Park Theatre (venue)
23 February 2018 (released)
26 February 2018
You might expect a stage adaptation of E. M Forster's classic Novel 'A Passage to India' to be drenched in hot sun and vibrant colour. But Simple 8's production, in the main stage at Park Theatre, has opted for a large ensemble cast working in a largely empty space. The pressure is on the performers, who have to step in and out of naturalistic scenes, narrate their own story and bring India to life with ensemble movement and vocal textures.
Set in India before the First World War, 'A Passage to India' is a damning portrayal of individual and group behaviour under British colonial rule. 'One cannot be friends with the English' says Mahmoud Ali to his great friend, Aziz. Yet academics, Fielding and Aziz are instantly drawn to each other despite their context. Meanwhile Adela and Mrs Moore, who have just arrived from England are themselves appalled to see the way their countrymen behave. Be-friending Aziz, they head off to the Marabar caves, famed for a disturbing echo that reduces everything to the same meaningless sound. Deep in the caves, Mrs Moore and Adela experience terror beyond rational explanation and Aziz is accused of a terrible crime…
Adapting Forster's lyrical prose for the stage was never going to be easy and given the challenge, the techniques employed sometimes feel a little tired. The entire ensemble open the play by whispering a slightly turgid section of a Forster poem, gradually increasing in volume and banging their bamboo sticks together in rhythm. In a huge space, this might have been dramatic - but here and elsewhere in the production, it felt more like an exercise in building tension. Original music (drums and cello) from Kuljit Bhamra add to the ominous warning tones whenever the caves are mentioned and ultimately the pay off does come at the dramatic heart of the story, when Mrs Moore and Adela lose themselves in the Marabar Caves. As darkness descends, the bamboo sticks and encroaching ensemble felt genuinely threatening and oppressive.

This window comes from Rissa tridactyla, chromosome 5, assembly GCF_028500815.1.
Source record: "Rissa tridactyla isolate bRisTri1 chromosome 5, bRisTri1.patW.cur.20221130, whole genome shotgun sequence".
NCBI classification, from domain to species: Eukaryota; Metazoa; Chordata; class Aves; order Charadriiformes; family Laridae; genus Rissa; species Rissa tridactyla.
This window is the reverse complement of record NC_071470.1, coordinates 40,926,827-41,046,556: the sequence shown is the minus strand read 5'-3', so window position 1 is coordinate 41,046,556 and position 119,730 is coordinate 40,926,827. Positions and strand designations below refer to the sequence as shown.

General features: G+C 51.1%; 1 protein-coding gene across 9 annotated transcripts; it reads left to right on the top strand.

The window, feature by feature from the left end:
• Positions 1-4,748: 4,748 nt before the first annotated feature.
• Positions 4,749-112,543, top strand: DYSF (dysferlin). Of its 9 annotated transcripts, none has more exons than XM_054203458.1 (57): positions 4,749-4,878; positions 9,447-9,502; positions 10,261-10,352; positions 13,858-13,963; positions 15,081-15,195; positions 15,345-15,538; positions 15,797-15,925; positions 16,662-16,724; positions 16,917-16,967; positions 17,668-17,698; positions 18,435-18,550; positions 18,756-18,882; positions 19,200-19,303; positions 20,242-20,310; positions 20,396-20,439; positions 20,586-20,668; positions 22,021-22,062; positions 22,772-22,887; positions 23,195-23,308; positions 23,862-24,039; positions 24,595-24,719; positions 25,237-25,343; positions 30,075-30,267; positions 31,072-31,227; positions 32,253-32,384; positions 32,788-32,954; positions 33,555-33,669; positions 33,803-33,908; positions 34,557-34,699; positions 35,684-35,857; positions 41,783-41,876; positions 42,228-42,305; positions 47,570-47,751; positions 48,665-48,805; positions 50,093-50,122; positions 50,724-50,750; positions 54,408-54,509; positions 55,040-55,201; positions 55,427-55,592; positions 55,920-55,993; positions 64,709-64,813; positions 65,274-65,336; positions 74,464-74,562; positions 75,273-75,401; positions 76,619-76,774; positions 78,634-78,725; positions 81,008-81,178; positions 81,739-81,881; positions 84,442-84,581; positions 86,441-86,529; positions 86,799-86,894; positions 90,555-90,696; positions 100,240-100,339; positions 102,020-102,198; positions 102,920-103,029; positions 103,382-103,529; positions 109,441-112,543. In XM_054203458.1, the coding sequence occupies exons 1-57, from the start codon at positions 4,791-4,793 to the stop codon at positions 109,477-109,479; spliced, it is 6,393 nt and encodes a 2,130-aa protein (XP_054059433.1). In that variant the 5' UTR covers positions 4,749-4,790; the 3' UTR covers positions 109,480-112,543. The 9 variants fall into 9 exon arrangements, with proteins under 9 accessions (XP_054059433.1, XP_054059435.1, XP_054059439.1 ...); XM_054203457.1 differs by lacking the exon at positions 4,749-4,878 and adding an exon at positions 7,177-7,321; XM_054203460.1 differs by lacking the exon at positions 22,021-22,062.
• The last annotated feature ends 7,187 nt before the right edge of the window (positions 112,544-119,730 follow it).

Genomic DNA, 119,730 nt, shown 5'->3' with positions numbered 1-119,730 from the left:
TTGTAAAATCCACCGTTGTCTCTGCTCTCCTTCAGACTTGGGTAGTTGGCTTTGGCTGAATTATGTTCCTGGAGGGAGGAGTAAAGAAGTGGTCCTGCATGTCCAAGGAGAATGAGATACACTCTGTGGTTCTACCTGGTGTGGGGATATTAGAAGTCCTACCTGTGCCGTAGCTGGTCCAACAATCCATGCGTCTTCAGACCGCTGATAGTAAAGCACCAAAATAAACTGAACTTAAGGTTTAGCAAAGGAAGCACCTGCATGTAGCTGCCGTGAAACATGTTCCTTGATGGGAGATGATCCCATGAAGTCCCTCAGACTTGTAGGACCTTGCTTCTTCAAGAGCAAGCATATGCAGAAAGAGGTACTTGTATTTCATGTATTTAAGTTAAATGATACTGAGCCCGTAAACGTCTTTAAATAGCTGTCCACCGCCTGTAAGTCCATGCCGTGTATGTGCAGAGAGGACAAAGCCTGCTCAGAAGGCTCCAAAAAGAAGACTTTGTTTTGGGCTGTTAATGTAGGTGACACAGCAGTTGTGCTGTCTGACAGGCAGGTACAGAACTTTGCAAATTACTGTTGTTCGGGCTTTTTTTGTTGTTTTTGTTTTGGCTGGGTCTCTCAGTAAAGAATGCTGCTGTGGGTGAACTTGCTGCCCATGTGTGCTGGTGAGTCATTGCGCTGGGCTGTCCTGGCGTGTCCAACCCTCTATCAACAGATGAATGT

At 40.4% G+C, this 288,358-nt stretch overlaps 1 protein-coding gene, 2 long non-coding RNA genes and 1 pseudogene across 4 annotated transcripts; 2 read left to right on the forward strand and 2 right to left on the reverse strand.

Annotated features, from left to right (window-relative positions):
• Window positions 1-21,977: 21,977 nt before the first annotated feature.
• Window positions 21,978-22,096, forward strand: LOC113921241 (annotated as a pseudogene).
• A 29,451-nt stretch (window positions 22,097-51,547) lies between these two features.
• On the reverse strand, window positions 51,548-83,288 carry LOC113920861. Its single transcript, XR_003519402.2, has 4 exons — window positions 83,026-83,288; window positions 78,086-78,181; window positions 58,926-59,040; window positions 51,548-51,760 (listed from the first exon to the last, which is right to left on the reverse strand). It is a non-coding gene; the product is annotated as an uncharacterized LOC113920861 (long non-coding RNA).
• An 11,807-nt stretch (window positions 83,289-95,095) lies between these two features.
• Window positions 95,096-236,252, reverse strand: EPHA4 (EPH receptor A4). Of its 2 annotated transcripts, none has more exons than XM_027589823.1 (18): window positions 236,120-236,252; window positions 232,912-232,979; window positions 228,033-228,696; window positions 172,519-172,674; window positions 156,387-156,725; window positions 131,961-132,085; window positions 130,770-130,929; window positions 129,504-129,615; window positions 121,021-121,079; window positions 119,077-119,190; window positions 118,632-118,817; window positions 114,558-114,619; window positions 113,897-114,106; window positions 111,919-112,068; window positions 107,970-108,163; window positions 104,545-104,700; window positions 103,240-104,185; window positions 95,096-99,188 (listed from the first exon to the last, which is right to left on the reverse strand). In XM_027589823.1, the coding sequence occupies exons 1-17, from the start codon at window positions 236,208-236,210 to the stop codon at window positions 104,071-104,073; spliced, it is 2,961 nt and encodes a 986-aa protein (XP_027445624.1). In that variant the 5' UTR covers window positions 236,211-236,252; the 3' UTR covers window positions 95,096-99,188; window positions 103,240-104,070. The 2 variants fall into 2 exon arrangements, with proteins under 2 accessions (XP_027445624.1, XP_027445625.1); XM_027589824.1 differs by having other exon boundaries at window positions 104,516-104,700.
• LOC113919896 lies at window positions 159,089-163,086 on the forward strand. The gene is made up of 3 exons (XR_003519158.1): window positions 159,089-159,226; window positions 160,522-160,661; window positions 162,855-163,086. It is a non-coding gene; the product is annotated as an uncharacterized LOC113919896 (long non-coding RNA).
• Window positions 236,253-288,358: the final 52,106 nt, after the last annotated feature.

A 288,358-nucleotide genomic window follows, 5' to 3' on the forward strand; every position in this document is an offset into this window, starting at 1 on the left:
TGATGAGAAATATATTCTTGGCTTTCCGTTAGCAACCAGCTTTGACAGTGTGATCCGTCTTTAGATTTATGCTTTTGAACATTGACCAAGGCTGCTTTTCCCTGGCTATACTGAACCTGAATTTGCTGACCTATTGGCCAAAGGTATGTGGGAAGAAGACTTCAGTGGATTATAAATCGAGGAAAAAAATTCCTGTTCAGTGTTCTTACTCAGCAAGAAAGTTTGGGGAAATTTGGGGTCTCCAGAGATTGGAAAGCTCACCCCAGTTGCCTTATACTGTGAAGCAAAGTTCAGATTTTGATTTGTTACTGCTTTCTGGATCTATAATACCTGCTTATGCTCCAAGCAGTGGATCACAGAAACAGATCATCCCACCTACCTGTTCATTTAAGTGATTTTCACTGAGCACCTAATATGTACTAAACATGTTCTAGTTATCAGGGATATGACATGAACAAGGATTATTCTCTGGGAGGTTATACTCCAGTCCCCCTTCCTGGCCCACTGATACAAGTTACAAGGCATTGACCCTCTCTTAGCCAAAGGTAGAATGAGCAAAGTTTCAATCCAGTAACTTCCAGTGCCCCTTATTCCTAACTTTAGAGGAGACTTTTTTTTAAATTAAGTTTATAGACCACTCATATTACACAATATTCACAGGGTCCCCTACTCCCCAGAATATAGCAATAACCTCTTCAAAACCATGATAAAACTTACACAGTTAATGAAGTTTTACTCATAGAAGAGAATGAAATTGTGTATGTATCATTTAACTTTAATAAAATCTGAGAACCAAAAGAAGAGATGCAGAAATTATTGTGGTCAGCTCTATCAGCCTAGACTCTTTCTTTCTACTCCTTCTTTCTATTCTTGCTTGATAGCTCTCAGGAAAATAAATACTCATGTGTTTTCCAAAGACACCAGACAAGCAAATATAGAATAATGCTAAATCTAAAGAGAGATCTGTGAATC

Richard Goulding is warm and convincing as Fielding. He has a natural affinity with the language of the period that brings his character sharply into focus. Other performances felt a little mannered as if sign-posted meaningful moments, and losing the lightness of touch required of Forster's writing. The minimalist set design, intended to focus the audience on relationships actually left the ensemble working so hard to build pictures that subtlety was sometimes sacrificed.
That said, director's Sebatsian Armesto and Simon Dormandy pull it out of the bag in the final scene when Aziz and Fielding riding their ensemble horses ask, 'Can we be friends?' and the earth replies, 'No, not yet'. It is a moving moment when I suspect the vast majority of the Park theatre audience are left thinking; our world is far from perfect but here, now we can at least be friends.
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